M&J turn an analytical eye on the math and science of online dating sites like eHarmony and OKCupid. Also, what does cognitive psychology tell us about how this new choice context affects our happiness?
Rationally Speaking #88 - Mario Livio on Brilliant Blunders
Astrophysicist and author Mario Livio joins us to talk about his latest book, "Brilliant Blunders: From Darwin to Einstein - Colossal Mistakes by Great Scientists That Changed Our Understanding of Life and the Universe."
Rationally Speaking #87 - Sean Carroll on Naturalism
Astrophysicist and author Sean Carroll discusses naturalism, the philosophical viewpoint that there are no supernatural phenomena and the universe runs on scientific laws. Also, what distinguishes it from similar philosophies like physicalism and materialism.
Rationally Speaking #86 - Live From NECSS With Jim Holt On Why Does the World Exist?
Philosopher Jim Holt discusses his book "Why Does the World Exist?: An Existential Detective Story" in this live episode of Rationally Speaking, taped at the 2013 Northeast Conference on Science and Skepticism in New York City.
Rationally Speaking #85 - Live From NECSS With Michael Shermer On the Role of Science in Morality
Massimo and Michael Shermer discuss whether science can tell us what is "moral." This discussion comes after both men have tackled the question separately in their respective books and jointly in a recent debate on the Rationally Speaking blog.
Rationally Speaking #84 - Stephen Asma On the Myth of Universal Love
Philosopher Stephen Asma, author of "Against Fairness," talks about what he thinks is wrong with the concept of fairness -- and about certain traditional values he thinks are more important. Plus Stephens pick: "Affective Neuroscience: The Foundations of Human and Animal Emotions"
Rationally Speaking #83 - Samuel Arbesman On The Half-Life of Facts
Samuel Arbesman, applied mathematician and author of "The Half-Life of Facts: Why Everything We Know Has an expiration Date", joins us to talk about the hidden patterns underlying how fast our understanding of science is changing. Plus Sam's pick: "The Success Equation: Untangling Skill and Luck in Business, Sports, and Investing "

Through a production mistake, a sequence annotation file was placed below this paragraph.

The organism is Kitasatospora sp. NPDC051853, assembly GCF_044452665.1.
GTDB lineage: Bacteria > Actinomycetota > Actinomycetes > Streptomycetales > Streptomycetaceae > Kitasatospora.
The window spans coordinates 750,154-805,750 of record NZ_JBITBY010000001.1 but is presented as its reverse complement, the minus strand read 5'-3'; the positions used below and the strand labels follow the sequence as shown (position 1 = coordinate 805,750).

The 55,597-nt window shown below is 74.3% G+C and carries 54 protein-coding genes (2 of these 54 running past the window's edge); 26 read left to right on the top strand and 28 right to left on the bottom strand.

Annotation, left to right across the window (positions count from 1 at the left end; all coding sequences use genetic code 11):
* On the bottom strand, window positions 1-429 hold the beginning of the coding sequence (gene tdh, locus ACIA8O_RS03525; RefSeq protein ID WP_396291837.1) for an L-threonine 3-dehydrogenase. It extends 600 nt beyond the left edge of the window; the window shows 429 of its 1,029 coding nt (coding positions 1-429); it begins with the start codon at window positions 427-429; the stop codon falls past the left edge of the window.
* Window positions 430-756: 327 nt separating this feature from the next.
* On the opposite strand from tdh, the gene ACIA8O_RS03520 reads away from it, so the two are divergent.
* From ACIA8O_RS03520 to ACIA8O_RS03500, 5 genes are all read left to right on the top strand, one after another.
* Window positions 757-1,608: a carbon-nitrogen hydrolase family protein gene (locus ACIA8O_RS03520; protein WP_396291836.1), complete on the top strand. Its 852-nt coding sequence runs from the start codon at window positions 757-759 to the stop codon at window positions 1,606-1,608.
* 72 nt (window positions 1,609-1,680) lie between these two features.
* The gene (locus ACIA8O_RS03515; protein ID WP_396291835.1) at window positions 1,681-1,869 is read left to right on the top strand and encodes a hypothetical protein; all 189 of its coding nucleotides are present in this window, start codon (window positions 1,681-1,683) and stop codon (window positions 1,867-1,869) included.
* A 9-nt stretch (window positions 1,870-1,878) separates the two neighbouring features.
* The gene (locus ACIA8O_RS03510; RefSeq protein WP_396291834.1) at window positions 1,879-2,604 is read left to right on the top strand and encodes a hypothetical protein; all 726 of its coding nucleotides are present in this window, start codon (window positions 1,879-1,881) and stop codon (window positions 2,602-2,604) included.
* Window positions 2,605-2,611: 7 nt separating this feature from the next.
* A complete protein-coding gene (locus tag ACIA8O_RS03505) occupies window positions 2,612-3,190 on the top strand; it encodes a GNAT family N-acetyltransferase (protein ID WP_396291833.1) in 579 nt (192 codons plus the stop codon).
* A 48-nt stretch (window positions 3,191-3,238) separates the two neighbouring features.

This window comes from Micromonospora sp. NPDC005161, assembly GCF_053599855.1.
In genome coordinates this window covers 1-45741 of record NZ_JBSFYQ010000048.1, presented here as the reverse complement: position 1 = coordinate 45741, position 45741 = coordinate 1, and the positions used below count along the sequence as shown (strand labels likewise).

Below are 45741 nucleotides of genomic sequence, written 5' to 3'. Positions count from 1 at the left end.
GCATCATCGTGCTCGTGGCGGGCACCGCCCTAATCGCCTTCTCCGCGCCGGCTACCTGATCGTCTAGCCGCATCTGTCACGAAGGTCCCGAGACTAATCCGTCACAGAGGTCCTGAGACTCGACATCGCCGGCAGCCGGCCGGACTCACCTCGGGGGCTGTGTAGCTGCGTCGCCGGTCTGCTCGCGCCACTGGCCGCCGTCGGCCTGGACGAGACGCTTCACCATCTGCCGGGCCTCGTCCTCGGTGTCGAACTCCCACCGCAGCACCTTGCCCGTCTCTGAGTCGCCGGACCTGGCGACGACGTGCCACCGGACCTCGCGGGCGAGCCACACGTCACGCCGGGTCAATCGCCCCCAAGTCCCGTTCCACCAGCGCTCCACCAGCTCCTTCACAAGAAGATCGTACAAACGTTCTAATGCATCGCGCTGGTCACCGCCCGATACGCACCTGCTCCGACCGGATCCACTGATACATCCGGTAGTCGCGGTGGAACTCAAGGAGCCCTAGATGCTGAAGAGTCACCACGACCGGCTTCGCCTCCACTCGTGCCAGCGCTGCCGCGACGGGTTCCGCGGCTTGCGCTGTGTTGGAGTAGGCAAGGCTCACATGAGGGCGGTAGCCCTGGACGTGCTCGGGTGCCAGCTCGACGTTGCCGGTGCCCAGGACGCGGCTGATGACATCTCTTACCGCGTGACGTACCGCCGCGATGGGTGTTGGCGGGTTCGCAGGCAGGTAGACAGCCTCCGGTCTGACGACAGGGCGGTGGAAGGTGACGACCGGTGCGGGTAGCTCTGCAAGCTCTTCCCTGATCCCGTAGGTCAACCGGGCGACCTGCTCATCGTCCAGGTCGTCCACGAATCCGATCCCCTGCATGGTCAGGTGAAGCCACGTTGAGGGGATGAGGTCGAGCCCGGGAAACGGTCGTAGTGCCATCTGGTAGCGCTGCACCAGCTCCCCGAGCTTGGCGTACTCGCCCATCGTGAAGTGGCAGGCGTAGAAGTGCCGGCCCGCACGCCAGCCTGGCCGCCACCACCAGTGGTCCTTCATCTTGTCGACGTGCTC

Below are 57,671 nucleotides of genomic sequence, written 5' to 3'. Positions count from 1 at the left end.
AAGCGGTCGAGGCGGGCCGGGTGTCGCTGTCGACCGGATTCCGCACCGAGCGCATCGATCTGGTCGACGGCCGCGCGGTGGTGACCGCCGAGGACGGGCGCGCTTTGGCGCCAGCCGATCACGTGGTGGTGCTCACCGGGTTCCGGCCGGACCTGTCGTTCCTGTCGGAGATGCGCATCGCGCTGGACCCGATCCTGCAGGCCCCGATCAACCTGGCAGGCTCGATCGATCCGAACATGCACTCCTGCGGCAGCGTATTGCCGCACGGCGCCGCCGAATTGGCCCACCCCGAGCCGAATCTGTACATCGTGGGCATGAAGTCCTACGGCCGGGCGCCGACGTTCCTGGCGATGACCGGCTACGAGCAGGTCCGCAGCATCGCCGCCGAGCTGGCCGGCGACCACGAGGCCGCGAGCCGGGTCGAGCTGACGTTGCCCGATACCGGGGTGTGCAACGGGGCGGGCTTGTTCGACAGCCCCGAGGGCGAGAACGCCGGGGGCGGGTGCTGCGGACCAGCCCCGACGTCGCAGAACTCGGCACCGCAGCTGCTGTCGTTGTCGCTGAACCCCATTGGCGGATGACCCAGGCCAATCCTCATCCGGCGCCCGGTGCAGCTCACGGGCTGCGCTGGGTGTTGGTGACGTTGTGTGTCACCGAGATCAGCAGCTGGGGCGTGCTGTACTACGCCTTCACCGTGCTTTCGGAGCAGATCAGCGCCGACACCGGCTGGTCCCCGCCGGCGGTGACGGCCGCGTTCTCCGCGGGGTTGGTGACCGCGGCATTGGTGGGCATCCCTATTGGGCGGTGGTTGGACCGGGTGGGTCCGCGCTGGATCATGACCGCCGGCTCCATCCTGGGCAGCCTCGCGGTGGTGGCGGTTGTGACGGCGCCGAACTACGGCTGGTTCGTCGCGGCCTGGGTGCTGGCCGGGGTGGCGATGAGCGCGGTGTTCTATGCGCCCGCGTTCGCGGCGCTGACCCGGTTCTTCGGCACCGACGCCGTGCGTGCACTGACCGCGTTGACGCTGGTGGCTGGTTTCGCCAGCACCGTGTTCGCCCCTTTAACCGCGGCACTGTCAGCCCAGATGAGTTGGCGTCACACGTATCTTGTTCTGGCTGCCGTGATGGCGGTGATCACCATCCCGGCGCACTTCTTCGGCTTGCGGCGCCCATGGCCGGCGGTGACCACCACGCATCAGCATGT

Rationally Speaking #82 - It's Not Easy Being Green
Should you buy organic because it's better for the environment or fair-trade because it's better for foreign laborers? Well, It's not clear cut how much good you're accomplishing with your ethically minded purchases or whether you're doing any good at all.
Rationally Speaking #81 - Live! Ben Goldacre on Bad Pharma
Medicine is broken warns Ben Goldacre, author of the Bad Science website. He talks about his new book, Bad Pharma, and how the evidence about pharmaceutical drugs gets distorted due to shoddy regulations, missing data, and the influence of drug companies.
The history and philosophy of advice. How do you rationally evaluate advice and how do you give rational advice? Also, some of Dear Abby's snarkiest moments, the origins of the advice column in 1680, and some of the worst advice ever given. Plus the hosts's UN-picks: "Cloud Atlas" and "Is Philosophy Finally Without God?"
Rationally Speaking #79 - Chris Mooney on The Republican War on Science
Is there evidence to support Chris Mooney's thesis that there is something about the psychology of Republicans that makes them inclined to reject the scientific consensus on topics like evolution and climate change? Plus Chris's picks: "How to Think Like Sherlock Holmes"
Rationally Speaking #78 - Intelligence and Personality Testing
The science and lack thereof of intelligence and personality testing. What's your IQ? Are you an ENTJ or an ISFP? What are your Openness, Conscientiousness, and Neuroticism scores? And just how seriously should you take all those scores anyway? Plus the hosts picks: "Effective Altruism" and "How To Talk About Books You Haven’t Read."
Rationally Speaking #77 - Victoria Pitts-Taylor on Feminism and Science
Sociologist Victoria Pitts discusses sociology and feminism and explains how feminists are dealing with results in neuroscience and evolutionary biology, especially regarding the question: How much inborn difference is there really between women and men? Plus Victoria's pick: "Feminist Perspectives on Disability"
Rationally Speaking #76 - Crowdsourcing and the Wisdom of Crowds
What are crowdsourcing and the wisdom of crowds and what makes them work? Also, is crowdsoursing ever unethical? And what are the limits to the wisdom of crowds? Plus the hoist's Picks: "The Signal and the Noise: Why So Many Predictions Fail-but Some Don't " in American Life" and The "Phi2Phi" App.